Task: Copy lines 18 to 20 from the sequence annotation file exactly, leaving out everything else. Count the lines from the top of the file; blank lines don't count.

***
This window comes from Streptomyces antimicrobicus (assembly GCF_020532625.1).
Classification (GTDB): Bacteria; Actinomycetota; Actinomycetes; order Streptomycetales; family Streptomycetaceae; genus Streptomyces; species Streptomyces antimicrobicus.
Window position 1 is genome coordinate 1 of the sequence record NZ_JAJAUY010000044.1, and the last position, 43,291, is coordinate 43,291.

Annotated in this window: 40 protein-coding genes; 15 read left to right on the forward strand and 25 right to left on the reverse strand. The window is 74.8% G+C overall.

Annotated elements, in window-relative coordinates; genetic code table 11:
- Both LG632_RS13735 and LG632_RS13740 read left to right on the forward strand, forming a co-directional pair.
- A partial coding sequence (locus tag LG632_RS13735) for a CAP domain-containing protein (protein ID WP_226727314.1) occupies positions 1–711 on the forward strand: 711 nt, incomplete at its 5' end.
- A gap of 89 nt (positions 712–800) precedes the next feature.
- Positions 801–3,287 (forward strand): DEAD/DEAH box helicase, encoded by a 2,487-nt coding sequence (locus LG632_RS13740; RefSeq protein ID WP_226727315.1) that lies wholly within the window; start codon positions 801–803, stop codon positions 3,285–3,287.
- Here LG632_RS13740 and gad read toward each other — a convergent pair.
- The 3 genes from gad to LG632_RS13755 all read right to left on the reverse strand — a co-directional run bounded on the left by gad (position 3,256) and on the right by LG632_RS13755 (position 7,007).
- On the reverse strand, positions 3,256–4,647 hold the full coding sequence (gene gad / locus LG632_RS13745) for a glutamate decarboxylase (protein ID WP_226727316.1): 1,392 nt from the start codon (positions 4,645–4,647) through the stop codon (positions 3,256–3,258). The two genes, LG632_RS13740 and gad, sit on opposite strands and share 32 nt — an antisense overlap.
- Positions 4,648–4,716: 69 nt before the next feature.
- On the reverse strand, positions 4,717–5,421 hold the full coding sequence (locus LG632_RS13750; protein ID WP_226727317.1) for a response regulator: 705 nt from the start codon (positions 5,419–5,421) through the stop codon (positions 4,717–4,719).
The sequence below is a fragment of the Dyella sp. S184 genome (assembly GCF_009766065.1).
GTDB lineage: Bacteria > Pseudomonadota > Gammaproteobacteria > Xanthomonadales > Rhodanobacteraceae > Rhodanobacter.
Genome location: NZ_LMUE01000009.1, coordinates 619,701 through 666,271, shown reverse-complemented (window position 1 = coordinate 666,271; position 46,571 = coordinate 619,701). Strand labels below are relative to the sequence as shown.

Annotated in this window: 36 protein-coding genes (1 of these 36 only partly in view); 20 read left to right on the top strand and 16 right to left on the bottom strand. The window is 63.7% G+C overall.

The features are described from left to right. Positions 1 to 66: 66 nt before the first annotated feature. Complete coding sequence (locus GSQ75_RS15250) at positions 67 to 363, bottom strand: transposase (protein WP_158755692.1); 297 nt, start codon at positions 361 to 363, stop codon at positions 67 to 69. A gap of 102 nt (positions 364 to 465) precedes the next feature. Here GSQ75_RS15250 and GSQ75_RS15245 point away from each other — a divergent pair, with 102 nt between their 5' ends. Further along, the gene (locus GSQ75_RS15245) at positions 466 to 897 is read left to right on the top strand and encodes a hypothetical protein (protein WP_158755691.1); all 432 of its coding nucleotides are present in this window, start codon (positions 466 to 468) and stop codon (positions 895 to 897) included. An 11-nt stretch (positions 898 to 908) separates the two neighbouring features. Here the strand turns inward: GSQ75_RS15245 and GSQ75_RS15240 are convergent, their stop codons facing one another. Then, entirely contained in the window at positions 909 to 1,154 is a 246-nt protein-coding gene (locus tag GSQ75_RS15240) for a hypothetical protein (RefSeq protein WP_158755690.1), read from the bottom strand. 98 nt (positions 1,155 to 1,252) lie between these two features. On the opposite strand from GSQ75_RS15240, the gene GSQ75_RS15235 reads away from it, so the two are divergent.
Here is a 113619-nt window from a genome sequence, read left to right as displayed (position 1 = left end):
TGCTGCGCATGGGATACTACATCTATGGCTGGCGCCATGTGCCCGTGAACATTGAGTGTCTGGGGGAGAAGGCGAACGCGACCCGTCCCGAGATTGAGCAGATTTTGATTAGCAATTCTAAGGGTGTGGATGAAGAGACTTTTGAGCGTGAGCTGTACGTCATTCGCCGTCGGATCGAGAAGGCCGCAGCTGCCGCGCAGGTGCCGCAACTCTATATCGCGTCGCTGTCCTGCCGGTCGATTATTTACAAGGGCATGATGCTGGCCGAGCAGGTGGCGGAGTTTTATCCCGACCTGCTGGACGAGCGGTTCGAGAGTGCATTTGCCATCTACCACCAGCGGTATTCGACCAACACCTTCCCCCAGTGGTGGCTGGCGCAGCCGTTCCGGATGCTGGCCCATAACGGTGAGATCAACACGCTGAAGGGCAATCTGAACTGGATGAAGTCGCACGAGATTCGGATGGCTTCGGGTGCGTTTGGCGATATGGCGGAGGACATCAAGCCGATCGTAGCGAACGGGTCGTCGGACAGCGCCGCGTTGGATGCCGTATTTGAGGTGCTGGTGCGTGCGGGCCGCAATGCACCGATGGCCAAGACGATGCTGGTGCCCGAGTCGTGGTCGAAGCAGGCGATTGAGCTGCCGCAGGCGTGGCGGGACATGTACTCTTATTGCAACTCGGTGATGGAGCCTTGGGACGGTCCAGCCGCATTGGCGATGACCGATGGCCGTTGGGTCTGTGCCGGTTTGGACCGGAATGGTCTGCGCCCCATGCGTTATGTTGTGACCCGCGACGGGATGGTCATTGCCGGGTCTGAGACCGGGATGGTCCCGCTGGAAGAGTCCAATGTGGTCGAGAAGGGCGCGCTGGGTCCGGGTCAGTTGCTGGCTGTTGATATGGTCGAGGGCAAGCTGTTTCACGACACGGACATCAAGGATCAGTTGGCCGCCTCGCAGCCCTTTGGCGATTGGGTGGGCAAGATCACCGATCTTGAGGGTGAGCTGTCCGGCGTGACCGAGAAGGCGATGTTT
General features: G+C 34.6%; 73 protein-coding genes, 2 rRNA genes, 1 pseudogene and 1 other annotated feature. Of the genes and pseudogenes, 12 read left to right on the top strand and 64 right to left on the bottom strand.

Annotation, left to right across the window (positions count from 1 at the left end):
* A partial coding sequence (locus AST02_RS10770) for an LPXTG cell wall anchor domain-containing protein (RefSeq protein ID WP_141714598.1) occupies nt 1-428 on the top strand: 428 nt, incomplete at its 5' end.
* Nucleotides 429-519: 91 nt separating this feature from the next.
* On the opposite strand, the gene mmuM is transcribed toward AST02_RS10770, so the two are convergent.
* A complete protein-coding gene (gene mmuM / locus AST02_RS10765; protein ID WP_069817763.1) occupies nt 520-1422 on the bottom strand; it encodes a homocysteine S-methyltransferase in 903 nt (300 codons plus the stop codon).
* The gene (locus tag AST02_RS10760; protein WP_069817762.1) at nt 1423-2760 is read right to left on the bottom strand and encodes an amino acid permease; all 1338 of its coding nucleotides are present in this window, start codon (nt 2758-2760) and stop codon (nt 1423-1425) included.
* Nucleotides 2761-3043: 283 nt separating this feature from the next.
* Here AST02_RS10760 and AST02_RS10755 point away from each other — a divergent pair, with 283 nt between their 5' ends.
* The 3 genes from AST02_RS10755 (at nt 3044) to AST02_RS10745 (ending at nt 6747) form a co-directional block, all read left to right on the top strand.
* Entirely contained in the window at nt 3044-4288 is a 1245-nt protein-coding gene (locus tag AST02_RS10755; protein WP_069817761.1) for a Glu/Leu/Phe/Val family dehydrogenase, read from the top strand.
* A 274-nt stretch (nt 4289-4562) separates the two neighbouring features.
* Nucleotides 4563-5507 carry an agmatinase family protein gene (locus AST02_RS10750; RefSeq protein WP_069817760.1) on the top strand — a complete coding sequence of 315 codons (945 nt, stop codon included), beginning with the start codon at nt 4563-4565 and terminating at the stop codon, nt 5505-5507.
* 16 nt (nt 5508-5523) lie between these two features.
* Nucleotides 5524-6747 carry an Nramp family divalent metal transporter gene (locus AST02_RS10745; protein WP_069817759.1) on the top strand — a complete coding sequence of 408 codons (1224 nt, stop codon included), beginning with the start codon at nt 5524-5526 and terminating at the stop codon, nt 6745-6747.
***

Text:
Annotated in this window: 36 protein-coding genes (1 of these 36 only partly in view); 20 read left to right on the top strand and 16 right to left on the bottom strand. The window is 63.7% G+C overall.

The features are described from left to right. Positions 1 to 66: 66 nt before the first annotated feature. Complete coding sequence (locus GSQ75_RS15250) at positions 67 to 363, bottom strand: transposase (protein WP_158755692.1); 297 nt, start codon at positions 361 to 363, stop codon at positions 67 to 69. A gap of 102 nt (positions 364 to 465) precedes the next feature. Here GSQ75_RS15250 and GSQ75_RS15245 point away from each other — a divergent pair, with 102 nt between their 5' ends. Further along, the gene (locus GSQ75_RS15245) at positions 466 to 897 is read left to right on the top strand and encodes a hypothetical protein (protein WP_158755691.1); all 432 of its coding nucleotides are present in this window, start codon (positions 466 to 468) and stop codon (positions 895 to 897) included. An 11-nt stretch (positions 898 to 908) separates the two neighbouring features. Here the strand turns inward: GSQ75_RS15245 and GSQ75_RS15240 are convergent, their stop codons facing one another. Then, entirely contained in the window at positions 909 to 1,154 is a 246-nt protein-coding gene (locus tag GSQ75_RS15240) for a hypothetical protein (RefSeq protein WP_158755690.1), read from the bottom strand. 98 nt (positions 1,155 to 1,252) lie between these two features. On the opposite strand from GSQ75_RS15240, the gene GSQ75_RS15235 reads away from it, so the two are divergent.
Here is a 113619-nt window from a genome sequence, read left to right as displayed (position 1 = left end):